Pakistan allows the US military to have overflight and access for its presence in Afghanistan
Pakistan has allowed the US military to have overflight and access to be able to support its presence in Afghanistan, a top Pentagon official has told lawmakers.
Assistant Secretary of Defence for Indo-Pacific Affairs David F Helvey also told members of the Senate Armed Services Committee on Friday that the US will continue its conversation with Pakistan due to the important role it has played to support the peace process in the neighbouring war-torn country.
Helvey said that Pakistan has allowed the US to have overflight and access to be able to support its military presence in Afghanistan.
“Pakistan has played an important role in Afghanistan and they have supported the Afghan peace process,” he said, responding to Senator Joe Manchin during a hearing by the Senate Armed Services Committee on Afghanistan.
“We will continue our conversations with Pakistan because their support and their contribution to the future of Afghanistan, the future of peace in Afghanistan is going to be critical,” the Pentagon official said.
“Could you outline your assessment of Pakistan and specifically the Pakistan Intelligence Service, the ISI, and the role you expect them to play in our future?” Manchin asked.
Last month, US President Joe Biden announced to withdraw all troops from Afghanistan by September 11 this year.
Senator Jack Reed, Chairman of the Senate Armed Services Committee, said that the president’s decision should be seen as a transition, not closure.
“It should not mean an end to our counterterrorism effort. We must ensure that Afghanistan will not be a source of planning, plotting or projecting of terrorist attacks around the globe, including particularly against our homeland. Despite great progress over the last 20 years, the threats from al-Qaeda, ISIS and other terrorist groups still remain,” he said.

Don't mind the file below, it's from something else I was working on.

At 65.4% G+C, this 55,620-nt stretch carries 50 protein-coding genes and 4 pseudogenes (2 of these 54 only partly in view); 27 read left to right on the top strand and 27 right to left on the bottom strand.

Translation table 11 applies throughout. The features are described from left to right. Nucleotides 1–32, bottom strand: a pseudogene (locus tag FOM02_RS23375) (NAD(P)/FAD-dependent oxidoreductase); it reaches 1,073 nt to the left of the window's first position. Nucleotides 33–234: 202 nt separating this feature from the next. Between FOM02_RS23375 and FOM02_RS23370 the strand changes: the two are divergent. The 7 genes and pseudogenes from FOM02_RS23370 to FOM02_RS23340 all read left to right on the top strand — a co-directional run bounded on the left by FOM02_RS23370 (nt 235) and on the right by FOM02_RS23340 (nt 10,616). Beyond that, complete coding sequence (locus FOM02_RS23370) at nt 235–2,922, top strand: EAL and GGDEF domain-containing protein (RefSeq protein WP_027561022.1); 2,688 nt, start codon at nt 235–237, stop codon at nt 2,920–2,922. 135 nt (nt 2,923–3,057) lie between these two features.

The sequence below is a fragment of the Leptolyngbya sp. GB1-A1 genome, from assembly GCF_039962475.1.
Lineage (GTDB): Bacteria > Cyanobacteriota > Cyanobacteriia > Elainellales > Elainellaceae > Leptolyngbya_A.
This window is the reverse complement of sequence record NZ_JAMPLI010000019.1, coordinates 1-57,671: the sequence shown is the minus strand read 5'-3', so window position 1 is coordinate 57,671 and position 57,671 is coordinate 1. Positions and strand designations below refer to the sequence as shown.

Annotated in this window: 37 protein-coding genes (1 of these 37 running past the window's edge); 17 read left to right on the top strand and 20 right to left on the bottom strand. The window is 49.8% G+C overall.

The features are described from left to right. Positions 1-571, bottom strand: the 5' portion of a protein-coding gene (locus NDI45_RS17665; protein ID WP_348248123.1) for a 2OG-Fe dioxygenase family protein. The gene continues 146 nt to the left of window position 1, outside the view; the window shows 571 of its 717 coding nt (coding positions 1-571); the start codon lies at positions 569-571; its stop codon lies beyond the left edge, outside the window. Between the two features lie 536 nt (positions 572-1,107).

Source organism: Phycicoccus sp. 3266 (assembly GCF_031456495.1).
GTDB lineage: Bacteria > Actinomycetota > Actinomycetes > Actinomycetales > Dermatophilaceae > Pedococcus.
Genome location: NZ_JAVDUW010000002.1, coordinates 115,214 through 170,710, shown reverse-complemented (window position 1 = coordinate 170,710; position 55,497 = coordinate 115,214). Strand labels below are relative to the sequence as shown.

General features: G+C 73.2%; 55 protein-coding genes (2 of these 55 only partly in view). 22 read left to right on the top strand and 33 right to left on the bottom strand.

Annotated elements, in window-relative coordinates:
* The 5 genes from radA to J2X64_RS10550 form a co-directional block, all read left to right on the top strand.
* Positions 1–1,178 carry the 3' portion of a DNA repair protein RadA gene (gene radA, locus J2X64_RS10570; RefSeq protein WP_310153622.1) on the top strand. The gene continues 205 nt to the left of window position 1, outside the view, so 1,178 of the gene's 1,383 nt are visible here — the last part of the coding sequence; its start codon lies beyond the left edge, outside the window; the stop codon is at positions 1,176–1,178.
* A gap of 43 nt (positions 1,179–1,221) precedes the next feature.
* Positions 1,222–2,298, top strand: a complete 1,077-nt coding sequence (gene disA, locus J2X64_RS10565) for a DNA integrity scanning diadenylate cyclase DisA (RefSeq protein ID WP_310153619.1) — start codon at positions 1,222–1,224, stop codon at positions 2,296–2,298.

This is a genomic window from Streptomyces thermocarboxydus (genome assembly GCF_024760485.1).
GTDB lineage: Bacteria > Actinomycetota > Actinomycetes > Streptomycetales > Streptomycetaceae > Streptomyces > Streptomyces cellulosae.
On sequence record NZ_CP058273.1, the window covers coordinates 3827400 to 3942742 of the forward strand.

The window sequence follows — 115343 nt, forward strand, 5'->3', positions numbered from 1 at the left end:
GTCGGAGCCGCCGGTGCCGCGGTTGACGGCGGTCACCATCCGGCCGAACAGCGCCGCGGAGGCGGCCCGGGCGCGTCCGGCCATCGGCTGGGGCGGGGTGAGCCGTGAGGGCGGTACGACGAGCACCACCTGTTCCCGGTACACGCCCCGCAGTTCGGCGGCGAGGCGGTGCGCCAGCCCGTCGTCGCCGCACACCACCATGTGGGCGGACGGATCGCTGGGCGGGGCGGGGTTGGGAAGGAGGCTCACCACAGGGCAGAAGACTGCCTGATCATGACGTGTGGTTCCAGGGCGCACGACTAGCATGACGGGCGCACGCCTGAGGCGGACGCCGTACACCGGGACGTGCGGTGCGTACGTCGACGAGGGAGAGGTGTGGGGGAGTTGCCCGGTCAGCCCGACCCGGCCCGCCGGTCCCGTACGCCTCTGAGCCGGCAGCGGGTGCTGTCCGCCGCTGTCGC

Ranking Member Senator James M Inhofe of the Republican Party said that he and his party are opposed to the withdrawal of troops from Afghanistan at this point of time.
“The fact that the president chose this date, the 20th anniversary of the most horrific terrorist attacks in our nation’s history, indicates this was a calendar-based political decision. It was not based on conditions on the ground, which is the strong bipartisan recommendation Congress has given to both Republican and Democrat presidents over the last decade,” he said.
Inhofe said the precipitous drawdown from Afghanistan carries many risks.
First, there is a risk of severe chaos and violence, and instability in Afghanistan as the Taliban uses American withdrawal to escalate its attacks around the country and in Kabul.
“As we saw after President Obama’s withdrawal from Iraq in 2011, terrorists will exploit this instability. Two and a half years after the US troops left Iraq, ISIS captured Mosul.
“Secondly, the complete withdrawal of US troops will make it much harder and more expensive to effectively support our Afghan security partners. Over-the-horizon counterterrorism does not work,” he said, adding that the US drawdown puts at risk thousands of Afghans.
The US and the Taliban signed a landmark deal in Doha on February 29, 2020 to bring lasting peace in war-torn Afghanistan and allow US troops to return home from America’s longest war.
Under the US-Taliban pact signed in Doha, the US agreed to withdraw all its soldiers from Afghanistan in 14 months.
There are currently 2,500 American troops left in Afghanistan, the lowest level of American forces in the war-torn country since 2001.
Since the US-led invasion that ousted the Taliban after the September 11, 2001 attacks, America has spent more than USD 1 trillion on fighting and rebuilding in Afghanistan.
About 2,400 US soldiers have been killed, along with tens of thousands of Afghan troops, Taliban insurgents and Afghan civilians.